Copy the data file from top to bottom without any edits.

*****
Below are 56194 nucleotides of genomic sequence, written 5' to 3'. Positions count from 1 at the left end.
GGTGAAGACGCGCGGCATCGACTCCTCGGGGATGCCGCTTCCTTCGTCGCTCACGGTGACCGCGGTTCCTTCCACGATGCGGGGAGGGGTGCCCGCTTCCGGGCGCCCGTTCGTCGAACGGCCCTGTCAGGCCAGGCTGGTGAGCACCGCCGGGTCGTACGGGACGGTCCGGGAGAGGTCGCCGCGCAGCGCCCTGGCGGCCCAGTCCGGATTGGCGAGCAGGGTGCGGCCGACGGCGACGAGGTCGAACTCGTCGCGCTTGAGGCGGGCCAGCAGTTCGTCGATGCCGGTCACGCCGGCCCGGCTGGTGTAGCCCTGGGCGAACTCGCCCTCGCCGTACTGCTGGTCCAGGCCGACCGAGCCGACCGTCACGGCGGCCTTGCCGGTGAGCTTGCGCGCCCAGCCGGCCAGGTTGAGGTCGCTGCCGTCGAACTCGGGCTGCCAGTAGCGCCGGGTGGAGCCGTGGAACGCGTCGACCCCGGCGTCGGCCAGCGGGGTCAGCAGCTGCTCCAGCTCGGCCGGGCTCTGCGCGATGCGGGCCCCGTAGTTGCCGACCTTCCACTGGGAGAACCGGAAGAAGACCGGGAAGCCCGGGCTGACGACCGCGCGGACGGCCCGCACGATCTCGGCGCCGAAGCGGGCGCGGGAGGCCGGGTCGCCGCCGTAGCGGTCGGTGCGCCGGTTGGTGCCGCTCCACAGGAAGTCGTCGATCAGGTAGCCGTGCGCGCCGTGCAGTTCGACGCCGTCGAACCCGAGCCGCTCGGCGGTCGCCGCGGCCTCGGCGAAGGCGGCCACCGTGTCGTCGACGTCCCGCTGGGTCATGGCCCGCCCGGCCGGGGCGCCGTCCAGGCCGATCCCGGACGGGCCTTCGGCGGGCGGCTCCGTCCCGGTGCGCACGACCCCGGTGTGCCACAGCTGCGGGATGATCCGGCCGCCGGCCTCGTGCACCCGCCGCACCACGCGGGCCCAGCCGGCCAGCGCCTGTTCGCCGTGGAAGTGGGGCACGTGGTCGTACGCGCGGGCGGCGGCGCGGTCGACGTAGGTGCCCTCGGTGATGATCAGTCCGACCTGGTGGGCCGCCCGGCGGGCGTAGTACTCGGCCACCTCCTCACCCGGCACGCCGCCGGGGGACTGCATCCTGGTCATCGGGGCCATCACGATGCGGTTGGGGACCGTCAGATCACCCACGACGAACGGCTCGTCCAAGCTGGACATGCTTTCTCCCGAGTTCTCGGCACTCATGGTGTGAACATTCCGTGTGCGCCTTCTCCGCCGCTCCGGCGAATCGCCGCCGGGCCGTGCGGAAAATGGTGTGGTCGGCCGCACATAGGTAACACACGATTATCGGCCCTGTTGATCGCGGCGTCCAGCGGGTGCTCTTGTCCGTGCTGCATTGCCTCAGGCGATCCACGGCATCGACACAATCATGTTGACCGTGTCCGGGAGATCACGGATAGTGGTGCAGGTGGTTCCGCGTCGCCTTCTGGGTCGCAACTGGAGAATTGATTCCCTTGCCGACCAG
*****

Below are 56194 nucleotides of genomic sequence, written 5' to 3'. Positions count from 1 at the left end.
GGTGAAGACGCGCGGCATCGACTCCTCGGGGATGCCGCTTCCTTCGTCGCTCACGGTGACCGCGGTTCCTTCCACGATGCGGGGAGGGGTGCCCGCTTCCGGGCGCCCGTTCGTCGAACGGCCCTGTCAGGCCAGGCTGGTGAGCACCGCCGGGTCGTACGGGACGGTCCGGGAGAGGTCGCCGCGCAGCGCCCTGGCGGCCCAGTCCGGATTGGCGAGCAGGGTGCGGCCGACGGCGACGAGGTCGAACTCGTCGCGCTTGAGGCGGGCCAGCAGTTCGTCGATGCCGGTCACGCCGGCCCGGCTGGTGTAGCCCTGGGCGAACTCGCCCTCGCCGTACTGCTGGTCCAGGCCGACCGAGCCGACCGTCACGGCGGCCTTGCCGGTGAGCTTGCGCGCCCAGCCGGCCAGGTTGAGGTCGCTGCCGTCGAACTCGGGCTGCCAGTAGCGCCGGGTGGAGCCGTGGAACGCGTCGACCCCGGCGTCGGCCAGCGGGGTCAGCAGCTGCTCCAGCTCGGCCGGGCTCTGCGCGATGCGGGCCCCGTAGTTGCCGACCTTCCACTGGGAGAACCGGAAGAAGACCGGGAAGCCCGGGCTGACGACCGCGCGGACGGCCCGCACGATCTCGGCGCCGAAGCGGGCGCGGGAGGCCGGGTCGCCGCCGTAGCGGTCGGTGCGCCGGTTGGTGCCGCTCCACAGGAAGTCGTCGATCAGGTAGCCGTGCGCGCCGTGCAGTTCGACGCCGTCGAACCCGAGCCGCTCGGCGGTCGCCGCGGCCTCGGCGAAGGCGGCCACCGTGTCGTCGACGTCCCGCTGGGTCATGGCCCGCCCGGCCGGGGCGCCGTCCAGGCCGATCCCGGACGGGCCTTCGGCGGGCGGCTCCGTCCCGGTGCGCACGACCCCGGTGTGCCACAGCTGCGGGATGATCCGGCCGCCGGCCTCGTGCACCCGCCGCACCACGCGGGCCCAGCCGGCCAGCGCCTGTTCGCCGTGGAAGTGGGGCACGTGGTCGTACGCGCGGGCGGCGGCGCGGTCGACGTAGGTGCCCTCGGTGATGATCAGTCCGACCTGGTGGGCCGCCCGGCGGGCGTAGTACTCGGCCACCTCCTCACCCGGCACGCCGCCGGGGGACTGCATCCTGGTCATCGGGGCCATCACGATGCGGTTGGGGACCGTCAGATCACCCACGACGAACGGCTCGTCCAAGCTGGACATGCTTTCTCCCGAGTTCTCGGCACTCATGGTGTGAACATTCCGTGTGCGCCTTCTCCGCCGCTCCGGCGAATCGCCGCCGGGCCGTGCGGAAAATGGTGTGGTCGGCCGCACATAGGTAACACACGATTATCGGCCCTGTTGATCGCGGCGTCCAGCGGGTGCTCTTGTCCGTGCTGCATTGCCTCAGGCGATCCACGGCATCGACACAATCATGTTGACCGTGTCCGGGAGATCACGGATAGTGGTGCAGGTGGTTCCGCGTCGCCTTCTGGGTCGCAACTGGAGAATTGATTCCCTTGCCGACCAG